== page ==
Nordkapp for Renata was all about Santa Claus and Car Accidents!

This time, my friend Renata will tell you about her trip to Nordkapp or North Cape if you prefer English… Keep in mind,  that all the copy rights go to Renata Liubertaite from Lithuania! I just
happened to be the lucky girl to have interesting friends. 🙂
So please ENJOY a Norwegian adventure…


In the late November earlier than a year ago, around 10 o’clock in the evening our international team of 38 people, including me, got on a train to Lapland in Finland. The train brought us to a town called Rovaniemi, which is situated right on the Arctic Circle and is also known as the capital of the region and hometown of that big, beardy guy who used to bring you presents on Christmas. Of course shaking hands with Santa was on our list, but the plan was to do it on our way back home. So after brushing my teeth in the freezing cold weather just outside the train station, we headed even further – to an island in Norway called Magerøya, where you can literally stand on the edge of the world… Okay, maybe I‘m being slightly dramatic here, but let‘s start from the beginning!


So Rovaniemi was the point where our road trip began. We had 7 cars waiting for us in the train station and immediately after we sorted all the practical stuff, we headed north. Since it was the end of November and we were already familiar with eternal darkness and aware of the ice on the road, the goal was to make the most of the road while it’s still bright and reach our first stop, Honningsvåg in Norway, as soon as possible. We were driving through the beautiful landscapes of Finnish Lapland, hunting for wild reindeers (with our eyes!) and enjoying every second of it. Well, but there’s a saying – man plans and God laughs. So our unintentional first stop was somewhere in the middle of nowhere where we crashed two of our cars. (Bam!!!) This took few of our precious hours away but the most important thing was that we all (almost) still were brand new. We reached Honningsvåg around midnight after crossing the undersea tunnel connecting the island of Magerøya to the mainland. I realized the fact that we were under the sea only the next day so the tunnel part was much more exciting for me on the way back. Well, for the first two minutes… It is really long and dark, guys.

Getting back to the topic! After we spent the night in a hostel right beside the Barents sea, enjoyed the greatness of the mountains that surrounded us (completely the most beautiful place I’ve ever slept in), we finally headed to the actual purpose of our trip – North Cape, usually referred to as the northernmost point of Europe. Actually, it is not really true – there is a place called Knivskjellodden which is almost 1,5 km further to the north but it’s not that easily accessible for tourists so as not very well known. Anyway – North Cape is a 307 metres high cliff and that’s pretty much it. Nooo, I’m actually kidding – it is unbelievable, you stand there facing the Arctic Ocean, amazed by the highs and peace and that’s all you need in your life at that moment. Well, I actually just thought that it would have been nice to see a whale there. So okay, I’m rewriting my last sentence – you stand there facing the Arctic Ocean, amazed by the highs and peace and the only thing that you need in your life at that moment is to see a whale. Definitely.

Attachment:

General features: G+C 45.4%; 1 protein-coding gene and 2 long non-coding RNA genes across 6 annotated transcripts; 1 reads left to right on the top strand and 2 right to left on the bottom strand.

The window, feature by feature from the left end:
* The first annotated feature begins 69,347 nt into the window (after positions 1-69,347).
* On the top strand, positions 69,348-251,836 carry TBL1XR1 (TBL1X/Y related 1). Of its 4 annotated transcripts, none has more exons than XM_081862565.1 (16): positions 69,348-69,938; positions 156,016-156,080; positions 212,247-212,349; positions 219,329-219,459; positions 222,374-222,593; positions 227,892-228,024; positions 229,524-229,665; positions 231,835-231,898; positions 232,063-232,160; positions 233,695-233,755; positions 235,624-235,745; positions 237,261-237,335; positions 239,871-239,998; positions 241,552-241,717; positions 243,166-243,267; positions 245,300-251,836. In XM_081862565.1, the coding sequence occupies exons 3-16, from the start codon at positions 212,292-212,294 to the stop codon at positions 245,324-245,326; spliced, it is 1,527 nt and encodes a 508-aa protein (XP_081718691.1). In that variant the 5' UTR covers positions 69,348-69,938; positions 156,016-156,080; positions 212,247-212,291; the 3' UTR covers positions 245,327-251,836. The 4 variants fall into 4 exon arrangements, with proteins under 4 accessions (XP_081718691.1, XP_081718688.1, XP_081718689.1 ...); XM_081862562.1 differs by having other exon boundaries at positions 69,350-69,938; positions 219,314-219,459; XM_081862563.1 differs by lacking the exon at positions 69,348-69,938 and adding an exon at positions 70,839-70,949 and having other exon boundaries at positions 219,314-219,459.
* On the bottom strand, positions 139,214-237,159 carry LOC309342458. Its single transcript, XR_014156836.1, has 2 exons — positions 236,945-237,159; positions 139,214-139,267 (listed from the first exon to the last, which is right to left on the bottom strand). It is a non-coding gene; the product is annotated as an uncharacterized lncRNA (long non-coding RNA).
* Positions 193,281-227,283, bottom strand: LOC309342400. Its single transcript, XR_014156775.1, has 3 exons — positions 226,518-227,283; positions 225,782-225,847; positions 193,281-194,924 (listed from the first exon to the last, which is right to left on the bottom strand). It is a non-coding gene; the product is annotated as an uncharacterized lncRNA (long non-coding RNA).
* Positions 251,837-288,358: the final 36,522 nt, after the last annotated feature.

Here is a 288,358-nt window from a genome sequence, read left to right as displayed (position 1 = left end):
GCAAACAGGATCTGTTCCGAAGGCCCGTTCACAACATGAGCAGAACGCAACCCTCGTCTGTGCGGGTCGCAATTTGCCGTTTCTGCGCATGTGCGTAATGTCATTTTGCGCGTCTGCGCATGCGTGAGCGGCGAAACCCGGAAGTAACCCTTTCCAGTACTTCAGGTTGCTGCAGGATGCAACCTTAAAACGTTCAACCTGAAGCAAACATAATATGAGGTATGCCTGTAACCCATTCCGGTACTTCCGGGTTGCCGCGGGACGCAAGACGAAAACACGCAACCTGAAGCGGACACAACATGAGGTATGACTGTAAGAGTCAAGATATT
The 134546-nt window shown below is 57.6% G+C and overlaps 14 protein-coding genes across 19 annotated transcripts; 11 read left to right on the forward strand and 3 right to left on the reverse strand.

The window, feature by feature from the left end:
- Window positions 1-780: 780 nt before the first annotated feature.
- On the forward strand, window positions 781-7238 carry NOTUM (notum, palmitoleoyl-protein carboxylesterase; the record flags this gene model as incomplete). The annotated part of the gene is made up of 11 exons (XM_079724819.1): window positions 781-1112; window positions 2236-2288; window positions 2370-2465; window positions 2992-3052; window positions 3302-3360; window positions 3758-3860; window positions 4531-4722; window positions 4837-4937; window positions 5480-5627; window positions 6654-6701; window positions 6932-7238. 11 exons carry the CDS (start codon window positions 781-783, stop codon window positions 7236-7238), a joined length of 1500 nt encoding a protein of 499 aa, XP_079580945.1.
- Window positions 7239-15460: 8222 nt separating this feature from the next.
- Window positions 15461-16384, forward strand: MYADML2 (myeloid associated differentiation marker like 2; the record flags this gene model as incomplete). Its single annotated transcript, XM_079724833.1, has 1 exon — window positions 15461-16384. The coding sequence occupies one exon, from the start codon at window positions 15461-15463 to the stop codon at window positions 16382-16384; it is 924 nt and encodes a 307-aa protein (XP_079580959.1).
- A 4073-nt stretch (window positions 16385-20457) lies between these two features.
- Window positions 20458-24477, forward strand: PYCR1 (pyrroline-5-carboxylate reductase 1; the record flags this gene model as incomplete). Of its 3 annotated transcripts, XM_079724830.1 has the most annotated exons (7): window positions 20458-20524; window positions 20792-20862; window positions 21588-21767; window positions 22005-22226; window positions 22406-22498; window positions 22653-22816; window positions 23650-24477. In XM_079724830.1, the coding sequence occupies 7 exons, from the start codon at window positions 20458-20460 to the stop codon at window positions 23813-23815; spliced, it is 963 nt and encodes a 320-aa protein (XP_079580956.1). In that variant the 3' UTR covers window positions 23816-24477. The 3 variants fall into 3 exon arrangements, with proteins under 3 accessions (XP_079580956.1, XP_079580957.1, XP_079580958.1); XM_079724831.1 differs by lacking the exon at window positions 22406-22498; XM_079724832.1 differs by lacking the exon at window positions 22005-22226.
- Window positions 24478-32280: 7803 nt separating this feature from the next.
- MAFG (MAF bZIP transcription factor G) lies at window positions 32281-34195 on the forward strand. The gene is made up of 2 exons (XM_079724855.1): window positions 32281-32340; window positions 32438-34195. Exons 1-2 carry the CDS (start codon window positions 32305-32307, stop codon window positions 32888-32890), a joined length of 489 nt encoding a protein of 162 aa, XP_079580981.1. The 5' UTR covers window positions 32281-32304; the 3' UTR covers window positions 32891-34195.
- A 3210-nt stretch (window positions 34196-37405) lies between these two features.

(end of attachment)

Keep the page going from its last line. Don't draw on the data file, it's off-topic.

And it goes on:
lapland (4)

Our last stop before coming back to Rovaniemi was a small town in the north of Finland called Ivalo. Since we “enjoyed” it for a few hours after the car accident, I was glad we were just going to sleep there. In the morning we headed to Rovaniemi where we planned to spend two nights in a traditional Finnish cottage and also where some more of our friends were about to join us. Those little houses are really important to Finns since they are so close to the nature (so close that most of Finnish last names comes from it! For example, Virtanen could literally mean “small stream,” but the surname was devised to mean a family living near a stream). So as we planned, the next day was all dedicated to Santa Village. The place is completely commercial but I still felt like a child while staring at those huge Santa shoes and listening to him talking to my friend in Greek (don’t ask, I don’t know).

During the last day the majority of us went to do those popular winter activities in Lapland like Huskies Safari and stuff. I heard it was great. But what happened to me was even better. We stayed in the city and went to “Arktikum”, the museum and science centre, where we found some exhibitions about culture and nature of Lapland. At that time the song about the fox was at its peak (Ylvis – The Fox), no one knew what does it say… But who could have thought that we will find the answer in “Arktikum” – there was an exposition where you could press the button and hear how do wild animals sound. And, of course, we checked the fox! It sounds like a bird, I wonder if that’s a reason why no one knows what does the fox say… They just don’t know that’s it!

Well, all in all, despite the fact that I didn’t mention our second accident when we slipped off the road during the snow storm, the complete exhaustion after the last day, I couldn’t be happier on that night train back to Tampere. Not only it felt so good to be back home (it really felt like that), but also I knew that those 3000 kilometres (+) on the road were completely the best in my life…. So far! minkyung

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